How much can you really grow? Sustainability.


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I kinda like your old school set up! I had a 52 8N about 15 years ago, but sold it. Wish I had it back most days! But, the 425 is probably better suited for most of my needs. It is the Kawasaki 20HP motor in it. Your style of gardening is definitely suited for for the use of implements. Amending the soil I think is key and would be way too much work without them.

Is your soil naturally as sandy as it appears? Our garden area is actually pretty full of grey clay. I added a couple hundred pounds of sand the second year it was in its current location and thought it helped let the water seep much better. I think I need more and have plans to add it this spring, especially after tilling up more area.

Do you use your own potato's for seed?
 
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Meadowlark

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1) My garden soil was originally part of a hay meadow a century or more ago. As such, weed control was hugely important to me when I first started gardening in it...and cover cropping solved that problem. No question, I wouldn't do this without implements.

2) Do you use your own potato's for seed? Some, but not principally. I use some of the smaller ones for seed occasionally but mostly rely on purchasing seed potatoes. Been doing it that way in the same space for well over 40 years and the potato production just gets better and better.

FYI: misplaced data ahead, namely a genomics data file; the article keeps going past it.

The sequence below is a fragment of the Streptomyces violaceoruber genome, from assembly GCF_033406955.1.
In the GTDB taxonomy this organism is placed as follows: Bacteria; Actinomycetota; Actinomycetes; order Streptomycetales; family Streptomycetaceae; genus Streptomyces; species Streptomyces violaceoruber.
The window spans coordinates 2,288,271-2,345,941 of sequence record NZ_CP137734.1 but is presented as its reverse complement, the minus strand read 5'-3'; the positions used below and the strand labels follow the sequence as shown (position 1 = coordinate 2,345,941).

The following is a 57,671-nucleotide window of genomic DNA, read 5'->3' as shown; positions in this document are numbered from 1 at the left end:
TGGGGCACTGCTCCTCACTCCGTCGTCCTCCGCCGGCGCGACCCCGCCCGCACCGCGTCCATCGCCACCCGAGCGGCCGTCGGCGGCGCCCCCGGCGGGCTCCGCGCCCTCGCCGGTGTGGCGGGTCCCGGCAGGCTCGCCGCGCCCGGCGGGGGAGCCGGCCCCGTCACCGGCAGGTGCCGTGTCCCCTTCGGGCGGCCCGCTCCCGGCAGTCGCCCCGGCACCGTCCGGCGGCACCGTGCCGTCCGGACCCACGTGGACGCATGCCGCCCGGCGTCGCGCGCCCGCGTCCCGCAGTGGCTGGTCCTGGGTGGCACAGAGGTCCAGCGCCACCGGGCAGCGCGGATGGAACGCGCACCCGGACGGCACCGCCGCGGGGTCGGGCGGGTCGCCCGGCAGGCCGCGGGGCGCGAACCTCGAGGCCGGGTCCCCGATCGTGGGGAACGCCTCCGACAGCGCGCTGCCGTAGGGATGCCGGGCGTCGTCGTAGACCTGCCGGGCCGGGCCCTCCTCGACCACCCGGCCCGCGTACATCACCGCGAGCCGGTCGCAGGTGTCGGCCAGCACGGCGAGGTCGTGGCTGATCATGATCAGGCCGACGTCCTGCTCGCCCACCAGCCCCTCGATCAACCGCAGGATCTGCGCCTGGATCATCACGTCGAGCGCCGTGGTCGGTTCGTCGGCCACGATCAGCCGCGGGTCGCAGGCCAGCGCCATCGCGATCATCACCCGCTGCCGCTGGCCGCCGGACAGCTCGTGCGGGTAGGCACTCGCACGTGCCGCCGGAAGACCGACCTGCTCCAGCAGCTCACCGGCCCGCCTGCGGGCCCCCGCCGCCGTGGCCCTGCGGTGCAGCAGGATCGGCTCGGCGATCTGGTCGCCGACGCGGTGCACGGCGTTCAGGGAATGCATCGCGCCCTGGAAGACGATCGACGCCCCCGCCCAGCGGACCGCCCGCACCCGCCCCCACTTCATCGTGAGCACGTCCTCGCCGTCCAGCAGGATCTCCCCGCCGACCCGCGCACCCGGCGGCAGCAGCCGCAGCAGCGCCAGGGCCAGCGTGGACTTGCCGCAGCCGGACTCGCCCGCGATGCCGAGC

I'm assuming your Kawasaki is diesel? That's the way to go in my opinion. Reliability and long life. My old Kubota is worth as much today as what I paid for it over 40 years ago....not much I can say that about, LOL.
 
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No, unfortunately, it's a gasser, but I'll have to deal with that. I bought it from my Aunt this spring and know she had the cam replaced, which is one Achilles Heal it has. Other than that I think it should be good if I service it properly. Yea, those old Kubota's keep their value well! You got a goodun!

I've always, in the 10 or so times I've raised potato's, used purchased seed potato's as well. I've seen a few folks on the inter-webs using their own and was just curious. As a side note; I grabbed some Mexican food the other day and they had several plastic (Milk type) crates for free, so grabbed a couple that should work great for potato storage. :)

I would think I'll have to battle the lambs quarter, dandelions, and some sedge that are prevalent right here, but if I'm hearing you correctly it sounds like your cover crops kinda keep the nauseous weeds down to a minimum?

James
 

Meadowlark